Rule #42 – Don’t be a hero. Heroes do shit for free and get themselves killed. It’s a lose-lose proposition. From his leather Stetson to his long coat and choice of weapons, Shaw Sullivan is just a space cowboy who lives by his own code. A loner by choice, he accepted the contract to conduct a stellar census under duress…it was the only way to save his family’s ranch. Sullivan has four years to complete the mission, and he has zero intentions of letting anything get in his way least of all a desperate woman who wants to hire him to be a hero.
Once up the ladder, he closed the hatch to the hold behind him and sealed it. Tika waited for him by the cockpit access and he double-timed it, unlocking the seal and letting them both in as the engines came fully online.
“Buckle up,” he ordered her and took his food container. At his station, he tapped a button and opened a secure hatch. “Store the food for now. I doubt you want to try and eat during takeoff.”
She mirrored his action. One thing he did admire about Tika, she understood urgency. While their earlier conversation seemed to bother her, she didn’t bring it up. So he took a page from her and ignored it for the time being.
“Zed, controls to me.”
In most circumstances, he’d let Zed handle basic departure as he did most of the landings. The storm on the scanners bearing down on them was rife with red, which indicated heat and electricity. If it was a thunder snow system, they’d run the risk of lightning strikes on the hull. “Ionize the hull,” he instructed. “Keep your sensors on that system.”
Throughout the exchange, Tika remained white lipped and knuckled. She didn’t interrupt.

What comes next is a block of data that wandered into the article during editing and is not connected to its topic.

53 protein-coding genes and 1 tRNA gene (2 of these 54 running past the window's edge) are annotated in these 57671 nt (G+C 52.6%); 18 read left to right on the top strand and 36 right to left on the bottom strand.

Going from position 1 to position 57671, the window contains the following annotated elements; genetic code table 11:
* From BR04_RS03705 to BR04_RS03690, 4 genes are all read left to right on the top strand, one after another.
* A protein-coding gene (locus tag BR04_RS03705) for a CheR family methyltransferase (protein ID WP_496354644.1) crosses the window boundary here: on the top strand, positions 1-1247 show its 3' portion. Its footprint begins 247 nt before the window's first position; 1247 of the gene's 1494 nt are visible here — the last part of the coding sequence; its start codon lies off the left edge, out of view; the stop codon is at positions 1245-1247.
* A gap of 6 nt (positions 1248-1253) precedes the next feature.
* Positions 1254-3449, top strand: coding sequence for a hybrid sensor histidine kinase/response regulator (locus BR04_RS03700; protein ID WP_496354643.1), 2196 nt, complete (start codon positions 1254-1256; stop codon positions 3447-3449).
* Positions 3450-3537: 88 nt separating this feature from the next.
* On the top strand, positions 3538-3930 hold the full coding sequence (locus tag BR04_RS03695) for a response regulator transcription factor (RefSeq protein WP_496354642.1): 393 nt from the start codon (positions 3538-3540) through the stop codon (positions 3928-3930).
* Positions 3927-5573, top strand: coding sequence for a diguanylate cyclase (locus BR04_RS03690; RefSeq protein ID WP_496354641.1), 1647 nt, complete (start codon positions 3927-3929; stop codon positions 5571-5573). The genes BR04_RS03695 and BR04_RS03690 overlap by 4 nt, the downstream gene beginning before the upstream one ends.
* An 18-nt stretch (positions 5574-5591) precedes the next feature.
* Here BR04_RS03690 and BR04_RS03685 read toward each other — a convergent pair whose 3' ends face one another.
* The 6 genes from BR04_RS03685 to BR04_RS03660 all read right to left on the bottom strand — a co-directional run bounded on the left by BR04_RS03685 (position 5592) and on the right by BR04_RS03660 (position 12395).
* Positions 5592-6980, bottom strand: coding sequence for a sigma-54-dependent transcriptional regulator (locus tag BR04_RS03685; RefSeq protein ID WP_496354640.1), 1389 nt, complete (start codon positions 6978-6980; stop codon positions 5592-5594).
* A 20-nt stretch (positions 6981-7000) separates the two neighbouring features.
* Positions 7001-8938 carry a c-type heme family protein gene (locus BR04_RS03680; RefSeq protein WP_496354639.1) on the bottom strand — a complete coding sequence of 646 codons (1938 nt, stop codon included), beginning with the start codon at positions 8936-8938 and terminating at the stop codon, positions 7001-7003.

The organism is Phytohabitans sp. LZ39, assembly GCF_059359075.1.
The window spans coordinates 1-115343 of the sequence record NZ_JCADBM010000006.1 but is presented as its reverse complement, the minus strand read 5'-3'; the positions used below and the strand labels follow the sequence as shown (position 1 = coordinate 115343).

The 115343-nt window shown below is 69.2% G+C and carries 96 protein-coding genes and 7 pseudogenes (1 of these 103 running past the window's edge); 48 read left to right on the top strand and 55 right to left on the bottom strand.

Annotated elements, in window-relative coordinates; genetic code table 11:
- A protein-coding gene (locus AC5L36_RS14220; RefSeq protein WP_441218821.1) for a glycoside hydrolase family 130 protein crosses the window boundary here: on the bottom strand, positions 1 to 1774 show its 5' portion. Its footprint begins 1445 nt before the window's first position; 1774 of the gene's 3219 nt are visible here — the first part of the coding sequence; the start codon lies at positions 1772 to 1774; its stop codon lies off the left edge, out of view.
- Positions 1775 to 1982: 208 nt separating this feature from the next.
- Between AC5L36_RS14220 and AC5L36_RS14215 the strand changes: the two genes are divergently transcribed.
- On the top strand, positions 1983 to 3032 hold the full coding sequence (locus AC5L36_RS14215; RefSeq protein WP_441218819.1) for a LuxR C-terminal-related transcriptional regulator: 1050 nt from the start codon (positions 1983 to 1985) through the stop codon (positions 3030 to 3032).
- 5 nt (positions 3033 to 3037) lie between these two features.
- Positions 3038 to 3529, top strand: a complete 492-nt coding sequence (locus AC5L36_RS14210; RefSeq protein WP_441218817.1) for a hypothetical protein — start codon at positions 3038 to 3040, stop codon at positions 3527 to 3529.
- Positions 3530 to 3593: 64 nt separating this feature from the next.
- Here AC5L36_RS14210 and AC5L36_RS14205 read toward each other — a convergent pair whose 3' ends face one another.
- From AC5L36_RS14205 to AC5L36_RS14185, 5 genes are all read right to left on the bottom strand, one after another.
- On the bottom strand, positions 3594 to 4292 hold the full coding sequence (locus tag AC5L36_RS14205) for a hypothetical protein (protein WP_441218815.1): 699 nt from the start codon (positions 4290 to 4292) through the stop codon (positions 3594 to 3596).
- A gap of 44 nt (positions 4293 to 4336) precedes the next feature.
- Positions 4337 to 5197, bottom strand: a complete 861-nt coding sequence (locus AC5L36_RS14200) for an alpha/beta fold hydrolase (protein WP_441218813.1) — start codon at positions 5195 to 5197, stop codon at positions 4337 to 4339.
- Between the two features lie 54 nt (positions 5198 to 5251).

“It’s going to be fine,” he told her. “Don’t forget there’s a bag in the side pocket.”
“And don’t vomit on the console. I remember.”
On that note, he engaged the engines and completed lift off.
The launch proved far more violent than their descent. Lightning strikes spread out over the hull, riding the ions on the plating. By the time they achieved orbit, Tika slumped in her seat, her eyes closed tight while her lips moved.
It took him a minute to focus on the words she said, and when they did register it was hard not to be offended.
“Are you praying?”
“Don’t complain,” she chastised him. “We’re still alive, so it worked.”
National bestselling author, Heather Long, likes long walks in the park, science fiction, superheroes, Marines, and men who aren’t douche bags. Her books are filled with heroes and heroines tangled in romance as hot as Texas summertime. From paranormal historical westerns to contemporary military romance, Heather might switch genres, but one thing is true in all of her stories—her characters drive the books. When she’s not wrangling her menagerie of animals, she devotes her time to family and friends she considers family. She believes if you like your heroes so real you could lick the grit off their chest, and your heroines so likable, you’re sure you’ve been friends with women just like them, you’ll enjoy her worlds as much as she does.